Monday, July 27, 2020

Tiny House Paneling (and some Foam Core tips)


Foam core – as a construction material for dollhouse structures – has its advantages.  It is light weight, easy to cut, inexpensive and available almost everywhere (Hobby Lobby, Office Depot, art stores), but some of its benefits actually become weaknesses.  Because it is lightweight and thin, it also warps when you try to wallpaper it.  Also, the light weight factor makes it hard to attach anything very heavy (shelves, siding, sconces).  I also find it hard to assemble walls together because any clamps that are long enough are pretty heavy. 

But most of these things can be overcome.  For this Tiny House project I chose very thin exterior covering so I could weight it down and keep it flat.  My goal was something like this inspiration photo – combination of painted and stained siding (source: itinyhouses.com):


I loved the streaked wood grain from the inspiration Tiny House.  I will tell you how I simulated the exterior stained panels. 

But first, for the UPPER EXTERIOR COVERING- I used poster board that I previously painted a dark gray.  The poster board was thick enough to disguise the seam from where I patched two pieces of foam core together (previous blog).  After the paint dried, I laid my wall shapes on it and traced around them. I glued this on with white craft glue (Crafter’s Pick).  Note that the poster board only covered the top half of the outside walls.

For the LOWER EXTERIOR - I had some very thin (1/32 inch) sheets of balsa wood lying around (yes, Balsa! Can you believe it?).  Very thin, cracked and dinged up but I did get it to work.  Photo below shows the label on the back of one of the sheets (after I had stained the front side so you can see the stain seeped through).  The piece under it is the front of another stained sheet.


I was able to get the streaky look by applying several swaths of different colors of wood stain using a rag.  I tried to dip the rag just in the top of the can so the color wouldn’t be too dark. The colors I use were:
    Minwax Natural #209 (almost invisible)
    PPG Penetrating Wood Oil in Oxford Brown (darkest stripe) and
    Minwax Colonial Maple #223 (kind of reddish stripe)


I had three or four of these 24 inch long balsa sheets.  I did a light / medium / dark strip and left a little unstained strip between each stain stripe.  I tried to repeat the pattern across the entire length so I could later match up the panels on all four sides of the structure.


Pics are kind of bad because they were taken in the garage with poor light.  I used wood glue to attach the balsa panels.

Trimming the windows - I used coffee stirrers to frame the windows.  I painted around the foam core edges so the white wouldn’t show after the wood trim was glued on.




One more foam core construction note - Assembly and Gluing:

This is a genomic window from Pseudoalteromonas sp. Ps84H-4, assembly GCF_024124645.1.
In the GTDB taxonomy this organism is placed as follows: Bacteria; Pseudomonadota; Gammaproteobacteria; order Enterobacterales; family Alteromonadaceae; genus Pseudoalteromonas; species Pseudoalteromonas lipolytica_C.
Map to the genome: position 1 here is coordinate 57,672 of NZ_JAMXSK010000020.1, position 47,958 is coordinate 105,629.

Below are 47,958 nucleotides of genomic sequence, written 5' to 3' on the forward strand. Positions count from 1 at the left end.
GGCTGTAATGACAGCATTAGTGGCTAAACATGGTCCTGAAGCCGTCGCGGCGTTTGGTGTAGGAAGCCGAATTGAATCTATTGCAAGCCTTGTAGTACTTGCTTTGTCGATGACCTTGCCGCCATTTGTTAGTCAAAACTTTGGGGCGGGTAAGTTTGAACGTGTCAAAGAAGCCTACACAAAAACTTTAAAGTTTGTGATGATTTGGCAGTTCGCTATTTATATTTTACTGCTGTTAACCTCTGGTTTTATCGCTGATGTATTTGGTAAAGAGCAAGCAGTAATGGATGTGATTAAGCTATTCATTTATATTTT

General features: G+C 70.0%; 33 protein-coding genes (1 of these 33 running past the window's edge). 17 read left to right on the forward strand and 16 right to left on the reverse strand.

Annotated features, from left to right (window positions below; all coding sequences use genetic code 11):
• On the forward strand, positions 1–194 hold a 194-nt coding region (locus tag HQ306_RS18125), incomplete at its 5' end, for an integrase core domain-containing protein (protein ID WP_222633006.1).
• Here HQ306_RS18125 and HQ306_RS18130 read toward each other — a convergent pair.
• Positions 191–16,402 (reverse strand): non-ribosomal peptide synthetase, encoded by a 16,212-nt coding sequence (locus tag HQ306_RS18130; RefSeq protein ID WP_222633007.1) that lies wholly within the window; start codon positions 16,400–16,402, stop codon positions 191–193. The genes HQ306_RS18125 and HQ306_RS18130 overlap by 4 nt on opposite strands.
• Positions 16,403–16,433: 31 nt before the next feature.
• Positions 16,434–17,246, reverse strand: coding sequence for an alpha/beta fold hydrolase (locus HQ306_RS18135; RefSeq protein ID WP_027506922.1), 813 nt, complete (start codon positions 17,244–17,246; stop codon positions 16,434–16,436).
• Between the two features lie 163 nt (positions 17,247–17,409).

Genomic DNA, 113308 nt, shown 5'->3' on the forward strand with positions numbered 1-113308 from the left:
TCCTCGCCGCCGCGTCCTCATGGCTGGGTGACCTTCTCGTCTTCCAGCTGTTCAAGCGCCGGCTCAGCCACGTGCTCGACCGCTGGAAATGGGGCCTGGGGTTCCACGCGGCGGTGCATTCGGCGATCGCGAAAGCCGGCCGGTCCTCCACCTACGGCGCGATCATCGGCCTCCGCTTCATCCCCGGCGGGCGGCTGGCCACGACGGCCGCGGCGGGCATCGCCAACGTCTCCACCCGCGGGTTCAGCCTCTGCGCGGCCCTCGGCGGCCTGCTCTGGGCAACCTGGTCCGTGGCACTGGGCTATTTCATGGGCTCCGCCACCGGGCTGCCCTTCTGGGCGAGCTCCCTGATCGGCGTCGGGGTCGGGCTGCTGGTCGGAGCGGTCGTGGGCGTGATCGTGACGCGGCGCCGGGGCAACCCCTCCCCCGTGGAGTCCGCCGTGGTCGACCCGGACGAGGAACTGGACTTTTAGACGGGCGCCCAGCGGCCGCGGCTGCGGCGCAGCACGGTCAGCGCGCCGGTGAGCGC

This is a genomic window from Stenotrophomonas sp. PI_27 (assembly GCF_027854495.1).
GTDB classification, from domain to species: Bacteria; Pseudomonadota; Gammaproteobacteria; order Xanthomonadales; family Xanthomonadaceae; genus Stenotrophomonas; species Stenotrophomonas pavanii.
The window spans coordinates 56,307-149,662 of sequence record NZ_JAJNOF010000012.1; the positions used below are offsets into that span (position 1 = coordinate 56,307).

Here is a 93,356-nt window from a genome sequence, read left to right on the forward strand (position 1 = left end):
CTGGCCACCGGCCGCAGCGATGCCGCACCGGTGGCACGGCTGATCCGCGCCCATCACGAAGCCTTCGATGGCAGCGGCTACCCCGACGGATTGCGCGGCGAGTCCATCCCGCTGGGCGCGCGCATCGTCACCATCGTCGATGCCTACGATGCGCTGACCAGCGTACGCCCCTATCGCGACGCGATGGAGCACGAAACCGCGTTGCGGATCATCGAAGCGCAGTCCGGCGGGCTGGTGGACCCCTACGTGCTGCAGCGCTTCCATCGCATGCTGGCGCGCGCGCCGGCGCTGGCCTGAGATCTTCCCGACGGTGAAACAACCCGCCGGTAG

There are three types of clamps in the photo below.  It was hard to find clamps long enough for this project.  The black and yellow ones marked "Irwin" and the silver aluminum one with blue (bottom right of photo) were borrowed from my husband.  These are probably from Home Depot.  The small, thin brass one at the top of the wall nearest in the photo was purchased at a Miniatures show.  I love these brass clamps and one I had was just long enough for the project.  I think Micro Mark also sells them.  I recommend them highly.
You can see the white stripes down the corners of the house - this is because I covered it with paneling before assembly (so I could weight it down).  I covered those exposed foam edges with trim wood later.

Gluing foam core walls is very tricky.  Here are my tips:
  • Use Crafter's Pick Ultimate Glue.  It is very thick and grabs quickly
  • Use pins or small nails to hold walls at the corners just until you can get the clamps in place (some people keep the nails in and just cover over them after glue is dry).  Since I had already covered the outer walls with siding, I just used very thin sewing pins and removed them later.  I added wood trim to cover the exposed foam edges anyway.
  • Get your clamps set ALMOST at the correct length before you put on glue.  This prevents the walls from falling apart while you are struggling to adjust the clamps
  • Get a friend (spouse, child...) to hold the walls for you while you get the clamps in place.  Since I had no one available I used large cans of soup to hold the walls vertical.
  • I glued and clamped the four outer walls with the inner wall in place (though not yet glued).  Sometimes inner walls (or even just a scrap of foam core) can be used to brace the outer walls while gluing so they don't bow up.
  • Floor - since this is hard to clamp (and there isn't much weight to the structure) - I glued each wall to the floor as I glued them to each other.  Then after all the clamps were set I used pins pushed up through the bottom to hold the floor to the walls.
Hope this was helpful to those who have struggled with foam core for building.  Next time something fun - Lighting (and making custom light fixtures).  Keep safe (and sane!) in these difficult times.

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